Lennon is the officer responsible for organizing the APRM International Youth Symposium and civil society engagements at the APRM Continental Secretariat. He has led the teams responsible for the 1st APRM International Youth Symposium in Chad, N'djamena (2019), the 2nd Symposium in Kenya, Nairobi (2021) and the 3rd Symposium in Uganda (2022). Lennon formed part of the 2nd Generation APRM Country Review teams of the Republic of Uganda (2018) and the Republic of Namibia Targeted Review on Youth Unemployment (2019).

Lennon is a dedicated, committed individual who is driven by the Pan-African philosophy. Since the start of his professional career, Mr Monyae has been working to promote good governance on the African continent through various initiatives such as volunteering in various NGOs and Non- Profit Organizations, fundraising and awareness campaigns.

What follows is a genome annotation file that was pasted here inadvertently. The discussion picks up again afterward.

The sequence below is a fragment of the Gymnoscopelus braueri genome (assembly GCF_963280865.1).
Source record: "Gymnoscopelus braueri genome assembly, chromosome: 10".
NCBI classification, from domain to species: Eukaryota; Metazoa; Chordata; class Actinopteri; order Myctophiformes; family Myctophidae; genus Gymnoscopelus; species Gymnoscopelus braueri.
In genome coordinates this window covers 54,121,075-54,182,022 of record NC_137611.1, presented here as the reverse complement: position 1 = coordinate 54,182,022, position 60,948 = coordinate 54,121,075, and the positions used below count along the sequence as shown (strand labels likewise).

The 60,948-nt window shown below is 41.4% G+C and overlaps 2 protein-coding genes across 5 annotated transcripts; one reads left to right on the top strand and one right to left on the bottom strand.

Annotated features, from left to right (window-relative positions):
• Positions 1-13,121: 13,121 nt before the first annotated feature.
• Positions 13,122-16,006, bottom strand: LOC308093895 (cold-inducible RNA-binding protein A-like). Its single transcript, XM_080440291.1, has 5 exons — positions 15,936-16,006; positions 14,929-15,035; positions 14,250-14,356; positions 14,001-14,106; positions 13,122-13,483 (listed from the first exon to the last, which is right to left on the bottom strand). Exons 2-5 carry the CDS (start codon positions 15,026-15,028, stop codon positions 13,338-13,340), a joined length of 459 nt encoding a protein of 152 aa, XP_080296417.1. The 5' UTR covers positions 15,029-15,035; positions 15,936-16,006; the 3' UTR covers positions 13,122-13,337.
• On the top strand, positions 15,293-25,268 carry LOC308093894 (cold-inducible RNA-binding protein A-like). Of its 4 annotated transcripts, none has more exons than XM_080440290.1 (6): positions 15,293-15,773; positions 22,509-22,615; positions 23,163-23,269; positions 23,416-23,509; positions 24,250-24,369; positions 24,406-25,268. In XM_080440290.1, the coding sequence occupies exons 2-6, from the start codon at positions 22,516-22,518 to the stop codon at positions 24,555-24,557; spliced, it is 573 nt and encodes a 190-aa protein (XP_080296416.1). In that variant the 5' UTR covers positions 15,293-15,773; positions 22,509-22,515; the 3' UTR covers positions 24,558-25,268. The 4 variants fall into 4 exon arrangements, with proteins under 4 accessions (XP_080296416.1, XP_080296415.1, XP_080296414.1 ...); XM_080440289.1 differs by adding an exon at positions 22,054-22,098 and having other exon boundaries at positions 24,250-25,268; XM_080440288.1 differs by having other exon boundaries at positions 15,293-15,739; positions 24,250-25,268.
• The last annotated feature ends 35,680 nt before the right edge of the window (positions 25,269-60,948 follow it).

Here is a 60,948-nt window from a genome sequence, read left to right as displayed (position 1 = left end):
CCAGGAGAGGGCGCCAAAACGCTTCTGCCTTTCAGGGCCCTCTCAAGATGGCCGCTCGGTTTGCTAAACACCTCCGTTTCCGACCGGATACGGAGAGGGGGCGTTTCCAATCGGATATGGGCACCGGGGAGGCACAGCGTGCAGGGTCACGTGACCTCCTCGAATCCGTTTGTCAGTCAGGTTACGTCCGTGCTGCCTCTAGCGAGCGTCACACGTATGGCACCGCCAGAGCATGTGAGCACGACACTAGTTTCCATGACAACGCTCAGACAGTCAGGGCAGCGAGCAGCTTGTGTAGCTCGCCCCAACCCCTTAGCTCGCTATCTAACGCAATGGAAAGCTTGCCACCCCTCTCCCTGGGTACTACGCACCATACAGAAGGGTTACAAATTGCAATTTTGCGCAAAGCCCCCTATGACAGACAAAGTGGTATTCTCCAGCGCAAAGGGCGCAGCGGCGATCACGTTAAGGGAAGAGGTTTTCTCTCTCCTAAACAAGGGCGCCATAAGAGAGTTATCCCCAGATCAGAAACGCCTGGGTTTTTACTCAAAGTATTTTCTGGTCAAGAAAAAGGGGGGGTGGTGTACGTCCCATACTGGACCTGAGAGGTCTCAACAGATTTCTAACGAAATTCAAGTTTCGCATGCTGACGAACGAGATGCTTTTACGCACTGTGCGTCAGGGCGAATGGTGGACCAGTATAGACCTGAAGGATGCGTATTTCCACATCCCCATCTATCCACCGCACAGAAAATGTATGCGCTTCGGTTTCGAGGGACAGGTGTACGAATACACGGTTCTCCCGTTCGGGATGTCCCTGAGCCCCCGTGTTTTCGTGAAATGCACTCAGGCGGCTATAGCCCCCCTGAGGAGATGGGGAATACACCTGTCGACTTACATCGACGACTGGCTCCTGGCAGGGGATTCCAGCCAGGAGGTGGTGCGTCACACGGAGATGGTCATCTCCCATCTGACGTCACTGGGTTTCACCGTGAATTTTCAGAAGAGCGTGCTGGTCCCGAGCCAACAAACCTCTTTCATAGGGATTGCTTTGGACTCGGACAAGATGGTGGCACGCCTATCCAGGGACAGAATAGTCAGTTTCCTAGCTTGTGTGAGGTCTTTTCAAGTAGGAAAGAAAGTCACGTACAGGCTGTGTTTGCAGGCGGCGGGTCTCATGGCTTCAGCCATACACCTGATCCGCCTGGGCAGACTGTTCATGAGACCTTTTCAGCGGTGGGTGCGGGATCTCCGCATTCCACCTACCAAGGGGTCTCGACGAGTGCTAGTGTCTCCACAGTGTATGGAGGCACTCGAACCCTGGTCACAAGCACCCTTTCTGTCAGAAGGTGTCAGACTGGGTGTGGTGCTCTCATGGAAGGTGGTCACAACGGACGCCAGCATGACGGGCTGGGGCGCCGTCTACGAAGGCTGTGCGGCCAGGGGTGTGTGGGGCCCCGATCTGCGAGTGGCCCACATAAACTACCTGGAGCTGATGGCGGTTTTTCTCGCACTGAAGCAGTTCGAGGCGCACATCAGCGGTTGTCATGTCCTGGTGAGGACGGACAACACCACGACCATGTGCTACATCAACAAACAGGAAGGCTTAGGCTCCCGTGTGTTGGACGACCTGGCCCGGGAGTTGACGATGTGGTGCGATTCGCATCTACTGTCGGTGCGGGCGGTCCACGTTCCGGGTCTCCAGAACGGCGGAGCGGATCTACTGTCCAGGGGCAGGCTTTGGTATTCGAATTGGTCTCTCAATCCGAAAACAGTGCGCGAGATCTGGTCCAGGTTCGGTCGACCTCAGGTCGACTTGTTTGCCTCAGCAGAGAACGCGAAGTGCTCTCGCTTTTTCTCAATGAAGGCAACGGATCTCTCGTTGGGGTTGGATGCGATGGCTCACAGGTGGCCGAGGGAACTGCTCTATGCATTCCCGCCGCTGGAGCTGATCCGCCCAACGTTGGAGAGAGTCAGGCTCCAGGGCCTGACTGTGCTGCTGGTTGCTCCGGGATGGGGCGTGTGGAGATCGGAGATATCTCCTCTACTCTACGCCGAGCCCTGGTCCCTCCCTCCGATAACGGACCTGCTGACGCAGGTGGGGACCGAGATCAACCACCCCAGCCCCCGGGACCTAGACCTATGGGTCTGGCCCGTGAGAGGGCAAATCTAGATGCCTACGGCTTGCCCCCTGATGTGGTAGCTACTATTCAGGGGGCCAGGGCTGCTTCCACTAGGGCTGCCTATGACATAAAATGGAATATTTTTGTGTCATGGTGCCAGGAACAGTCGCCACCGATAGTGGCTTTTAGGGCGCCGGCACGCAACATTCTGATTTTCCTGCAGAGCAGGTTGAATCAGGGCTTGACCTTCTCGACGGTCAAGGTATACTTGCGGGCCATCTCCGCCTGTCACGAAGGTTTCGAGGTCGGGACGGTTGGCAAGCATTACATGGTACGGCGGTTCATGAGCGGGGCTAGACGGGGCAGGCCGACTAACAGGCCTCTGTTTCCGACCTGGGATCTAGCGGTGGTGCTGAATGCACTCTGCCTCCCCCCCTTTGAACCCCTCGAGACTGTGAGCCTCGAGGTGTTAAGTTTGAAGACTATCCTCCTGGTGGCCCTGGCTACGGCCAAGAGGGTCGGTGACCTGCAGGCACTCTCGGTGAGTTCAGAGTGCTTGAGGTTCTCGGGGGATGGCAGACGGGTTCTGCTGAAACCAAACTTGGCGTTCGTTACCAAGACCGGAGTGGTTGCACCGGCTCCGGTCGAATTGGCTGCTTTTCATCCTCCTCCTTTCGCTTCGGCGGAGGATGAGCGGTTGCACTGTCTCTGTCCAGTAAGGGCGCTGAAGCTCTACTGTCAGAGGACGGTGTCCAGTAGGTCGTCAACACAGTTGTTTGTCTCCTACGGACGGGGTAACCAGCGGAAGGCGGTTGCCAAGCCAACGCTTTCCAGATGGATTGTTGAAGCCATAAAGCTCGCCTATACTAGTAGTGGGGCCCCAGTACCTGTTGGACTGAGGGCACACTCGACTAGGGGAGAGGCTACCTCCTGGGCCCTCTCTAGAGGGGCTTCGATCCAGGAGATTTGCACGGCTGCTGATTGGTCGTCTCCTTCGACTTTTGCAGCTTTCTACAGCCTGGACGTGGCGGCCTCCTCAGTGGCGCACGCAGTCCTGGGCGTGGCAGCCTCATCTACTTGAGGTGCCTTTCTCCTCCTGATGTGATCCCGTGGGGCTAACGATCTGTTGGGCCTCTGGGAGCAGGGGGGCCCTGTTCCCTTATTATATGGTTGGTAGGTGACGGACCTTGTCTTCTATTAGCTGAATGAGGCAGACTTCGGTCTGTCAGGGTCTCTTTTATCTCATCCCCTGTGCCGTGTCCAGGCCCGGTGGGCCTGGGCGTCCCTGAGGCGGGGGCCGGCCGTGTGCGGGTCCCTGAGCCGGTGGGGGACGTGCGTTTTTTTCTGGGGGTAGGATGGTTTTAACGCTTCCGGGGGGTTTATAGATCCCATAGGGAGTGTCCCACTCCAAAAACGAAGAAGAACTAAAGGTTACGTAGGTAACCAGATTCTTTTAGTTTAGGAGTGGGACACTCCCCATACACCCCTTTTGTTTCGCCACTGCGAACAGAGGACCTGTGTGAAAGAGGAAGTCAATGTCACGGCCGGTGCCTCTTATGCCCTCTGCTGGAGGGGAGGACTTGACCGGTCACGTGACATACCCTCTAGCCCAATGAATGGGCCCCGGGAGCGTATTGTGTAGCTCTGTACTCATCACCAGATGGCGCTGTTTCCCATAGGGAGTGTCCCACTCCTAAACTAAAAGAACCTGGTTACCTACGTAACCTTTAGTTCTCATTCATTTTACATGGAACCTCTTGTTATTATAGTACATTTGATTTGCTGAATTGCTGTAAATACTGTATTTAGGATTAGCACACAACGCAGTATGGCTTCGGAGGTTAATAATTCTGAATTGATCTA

He has authored various book chapters, journal articles and newspaper articles on topics related to African democracy and good governance. In his spare time, Lennon is a professional cyclist having competed in the Race to the Sun a 160 km gravel and mountain bike journey from Hartbeespoort Dam to Sun City and the Virgin Active 947 Ride Joburg.